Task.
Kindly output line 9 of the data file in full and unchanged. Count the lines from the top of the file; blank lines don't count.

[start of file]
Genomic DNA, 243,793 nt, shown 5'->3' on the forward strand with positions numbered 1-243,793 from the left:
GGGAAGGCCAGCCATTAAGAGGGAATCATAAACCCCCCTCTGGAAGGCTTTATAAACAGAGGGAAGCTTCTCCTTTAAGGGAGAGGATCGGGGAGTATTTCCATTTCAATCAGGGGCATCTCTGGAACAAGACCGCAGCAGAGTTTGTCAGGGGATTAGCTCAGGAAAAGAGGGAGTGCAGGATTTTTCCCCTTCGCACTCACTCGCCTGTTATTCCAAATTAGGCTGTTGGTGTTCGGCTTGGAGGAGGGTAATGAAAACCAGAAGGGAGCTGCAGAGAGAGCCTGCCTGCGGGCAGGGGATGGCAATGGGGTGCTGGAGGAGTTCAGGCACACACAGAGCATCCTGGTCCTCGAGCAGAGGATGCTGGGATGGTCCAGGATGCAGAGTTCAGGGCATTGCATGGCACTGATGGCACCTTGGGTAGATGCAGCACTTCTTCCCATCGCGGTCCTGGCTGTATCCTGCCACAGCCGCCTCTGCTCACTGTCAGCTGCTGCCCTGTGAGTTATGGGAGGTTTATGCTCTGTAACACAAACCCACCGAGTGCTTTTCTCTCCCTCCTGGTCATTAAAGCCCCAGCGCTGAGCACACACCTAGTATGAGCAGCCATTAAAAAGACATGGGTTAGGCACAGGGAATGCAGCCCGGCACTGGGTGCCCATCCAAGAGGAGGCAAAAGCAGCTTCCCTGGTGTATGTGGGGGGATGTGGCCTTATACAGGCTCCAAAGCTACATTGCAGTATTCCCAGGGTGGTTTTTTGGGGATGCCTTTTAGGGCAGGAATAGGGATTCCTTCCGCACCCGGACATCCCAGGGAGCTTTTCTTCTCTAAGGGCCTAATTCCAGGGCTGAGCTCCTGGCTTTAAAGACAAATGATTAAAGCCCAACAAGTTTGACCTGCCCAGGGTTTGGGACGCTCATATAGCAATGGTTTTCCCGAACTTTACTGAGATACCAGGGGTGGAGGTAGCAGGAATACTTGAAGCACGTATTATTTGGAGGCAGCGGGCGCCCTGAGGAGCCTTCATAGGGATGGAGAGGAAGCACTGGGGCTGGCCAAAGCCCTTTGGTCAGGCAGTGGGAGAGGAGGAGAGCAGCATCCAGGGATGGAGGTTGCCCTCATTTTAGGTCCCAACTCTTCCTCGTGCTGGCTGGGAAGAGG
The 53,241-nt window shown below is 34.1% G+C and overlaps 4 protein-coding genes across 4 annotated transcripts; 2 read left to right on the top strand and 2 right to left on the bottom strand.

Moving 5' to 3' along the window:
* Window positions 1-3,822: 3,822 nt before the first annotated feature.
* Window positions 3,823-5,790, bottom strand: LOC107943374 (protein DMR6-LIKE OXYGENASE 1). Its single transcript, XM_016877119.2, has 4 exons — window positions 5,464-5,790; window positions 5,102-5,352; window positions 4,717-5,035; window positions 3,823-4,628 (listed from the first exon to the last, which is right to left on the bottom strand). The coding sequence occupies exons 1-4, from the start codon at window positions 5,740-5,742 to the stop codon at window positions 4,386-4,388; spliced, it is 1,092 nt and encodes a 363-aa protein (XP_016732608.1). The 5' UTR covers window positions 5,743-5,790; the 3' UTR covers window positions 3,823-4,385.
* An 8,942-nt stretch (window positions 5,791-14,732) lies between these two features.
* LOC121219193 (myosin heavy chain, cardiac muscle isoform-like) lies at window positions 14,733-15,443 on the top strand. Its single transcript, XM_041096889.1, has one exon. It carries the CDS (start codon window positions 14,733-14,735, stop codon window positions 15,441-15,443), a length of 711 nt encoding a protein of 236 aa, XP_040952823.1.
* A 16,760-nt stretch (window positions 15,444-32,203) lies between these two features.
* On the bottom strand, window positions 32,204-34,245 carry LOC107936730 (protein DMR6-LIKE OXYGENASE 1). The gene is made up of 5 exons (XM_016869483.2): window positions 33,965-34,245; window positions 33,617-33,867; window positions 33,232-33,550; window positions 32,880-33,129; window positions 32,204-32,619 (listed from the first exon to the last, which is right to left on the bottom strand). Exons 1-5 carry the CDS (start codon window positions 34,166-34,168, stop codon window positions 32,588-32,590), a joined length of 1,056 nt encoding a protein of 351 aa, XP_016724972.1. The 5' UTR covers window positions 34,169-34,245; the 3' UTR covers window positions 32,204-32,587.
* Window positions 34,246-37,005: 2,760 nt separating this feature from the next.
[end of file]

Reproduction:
* A 16,760-nt stretch (window positions 15,444-32,203) lies between these two features.